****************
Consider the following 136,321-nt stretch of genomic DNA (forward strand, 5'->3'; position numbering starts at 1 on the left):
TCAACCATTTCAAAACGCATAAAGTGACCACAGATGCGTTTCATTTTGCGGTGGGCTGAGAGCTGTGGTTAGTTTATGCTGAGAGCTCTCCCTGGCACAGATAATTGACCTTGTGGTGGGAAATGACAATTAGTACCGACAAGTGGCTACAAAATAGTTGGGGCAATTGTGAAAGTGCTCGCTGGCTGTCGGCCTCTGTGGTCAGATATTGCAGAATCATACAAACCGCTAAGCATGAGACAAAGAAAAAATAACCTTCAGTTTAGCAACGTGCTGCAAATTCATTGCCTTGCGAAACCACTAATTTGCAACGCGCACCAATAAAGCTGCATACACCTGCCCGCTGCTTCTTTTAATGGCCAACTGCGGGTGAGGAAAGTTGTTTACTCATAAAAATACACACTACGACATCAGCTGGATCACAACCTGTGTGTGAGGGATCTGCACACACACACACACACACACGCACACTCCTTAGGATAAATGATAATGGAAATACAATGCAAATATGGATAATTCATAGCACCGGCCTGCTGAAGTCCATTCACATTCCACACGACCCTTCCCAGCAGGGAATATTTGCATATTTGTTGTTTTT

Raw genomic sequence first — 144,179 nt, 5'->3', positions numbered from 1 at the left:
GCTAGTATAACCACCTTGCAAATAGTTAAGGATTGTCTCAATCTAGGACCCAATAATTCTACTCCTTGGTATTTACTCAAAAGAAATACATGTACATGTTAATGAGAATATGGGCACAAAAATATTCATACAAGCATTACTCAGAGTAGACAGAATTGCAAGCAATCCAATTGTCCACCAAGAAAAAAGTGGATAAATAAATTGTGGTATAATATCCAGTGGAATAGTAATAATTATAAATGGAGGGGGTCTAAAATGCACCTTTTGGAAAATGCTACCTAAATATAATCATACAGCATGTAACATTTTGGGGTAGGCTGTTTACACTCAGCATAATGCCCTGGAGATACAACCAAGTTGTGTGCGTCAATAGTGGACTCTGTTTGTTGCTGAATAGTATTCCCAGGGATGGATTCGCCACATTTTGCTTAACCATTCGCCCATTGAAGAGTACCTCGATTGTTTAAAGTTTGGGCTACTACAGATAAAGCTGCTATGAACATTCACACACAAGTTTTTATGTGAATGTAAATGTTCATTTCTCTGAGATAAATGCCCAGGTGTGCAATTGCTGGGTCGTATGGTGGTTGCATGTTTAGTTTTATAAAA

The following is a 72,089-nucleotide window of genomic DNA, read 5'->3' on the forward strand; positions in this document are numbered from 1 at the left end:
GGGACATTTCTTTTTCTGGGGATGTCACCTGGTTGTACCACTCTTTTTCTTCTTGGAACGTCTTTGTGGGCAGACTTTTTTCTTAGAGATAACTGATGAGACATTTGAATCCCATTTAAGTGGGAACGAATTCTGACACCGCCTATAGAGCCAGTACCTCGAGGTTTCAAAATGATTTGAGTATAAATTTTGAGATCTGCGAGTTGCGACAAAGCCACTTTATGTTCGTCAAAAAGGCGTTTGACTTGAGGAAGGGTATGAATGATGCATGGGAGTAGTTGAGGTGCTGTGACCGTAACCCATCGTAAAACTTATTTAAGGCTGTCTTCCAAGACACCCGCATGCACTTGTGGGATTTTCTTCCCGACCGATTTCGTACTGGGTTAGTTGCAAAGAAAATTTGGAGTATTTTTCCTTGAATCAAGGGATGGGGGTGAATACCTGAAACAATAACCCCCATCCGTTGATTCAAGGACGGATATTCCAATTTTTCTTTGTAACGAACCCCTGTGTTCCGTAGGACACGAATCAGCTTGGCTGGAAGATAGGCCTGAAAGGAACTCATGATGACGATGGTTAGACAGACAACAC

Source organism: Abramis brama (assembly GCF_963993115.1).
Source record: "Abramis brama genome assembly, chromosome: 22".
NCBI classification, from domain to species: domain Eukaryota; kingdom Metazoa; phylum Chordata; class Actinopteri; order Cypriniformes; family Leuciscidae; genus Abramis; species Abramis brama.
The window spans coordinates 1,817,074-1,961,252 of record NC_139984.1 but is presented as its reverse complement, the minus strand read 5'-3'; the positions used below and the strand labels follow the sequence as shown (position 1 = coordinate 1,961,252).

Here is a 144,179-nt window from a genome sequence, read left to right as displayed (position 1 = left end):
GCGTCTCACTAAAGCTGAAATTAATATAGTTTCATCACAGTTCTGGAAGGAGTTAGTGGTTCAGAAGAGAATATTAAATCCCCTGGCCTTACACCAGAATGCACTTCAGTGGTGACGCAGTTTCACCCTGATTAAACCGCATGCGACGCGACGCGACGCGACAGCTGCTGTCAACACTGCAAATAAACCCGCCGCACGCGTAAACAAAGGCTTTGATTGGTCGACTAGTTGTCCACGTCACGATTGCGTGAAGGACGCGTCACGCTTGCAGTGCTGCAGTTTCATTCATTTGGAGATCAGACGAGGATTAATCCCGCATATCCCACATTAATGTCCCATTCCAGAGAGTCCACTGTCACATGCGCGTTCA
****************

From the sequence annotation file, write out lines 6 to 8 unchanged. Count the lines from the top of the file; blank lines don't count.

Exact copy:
GGGACATTTCTTTTTCTGGGGATGTCACCTGGTTGTACCACTCTTTTTCTTCTTGGAACGTCTTTGTGGGCAGACTTTTTTCTTAGAGATAACTGATGAGACATTTGAATCCCATTTAAGTGGGAACGAATTCTGACACCGCCTATAGAGCCAGTACCTCGAGGTTTCAAAATGATTTGAGTATAAATTTTGAGATCTGCGAGTTGCGACAAAGCCACTTTATGTTCGTCAAAAAGGCGTTTGACTTGAGGAAGGGTATGAATGATGCATGGGAGTAGTTGAGGTGCTGTGACCGTAACCCATCGTAAAACTTATTTAAGGCTGTCTTCCAAGACACCCGCATGCACTTGTGGGATTTTCTTCCCGACCGATTTCGTACTGGGTTAGTTGCAAAGAAAATTTGGAGTATTTTTCCTTGAATCAAGGGATGGGGGTGAATACCTGAAACAATAACCCCCATCCGTTGATTCAAGGACGGATATTCCAATTTTTCTTTGTAACGAACCCCTGTGTTCCGTAGGACACGAATCAGCTTGGCTGGAAGATAGGCCTGAAAGGAACTCATGATGACGATGGTTAGACAGACAACAC

Source organism: Abramis brama (assembly GCF_963993115.1).
Source record: "Abramis brama genome assembly, chromosome: 22".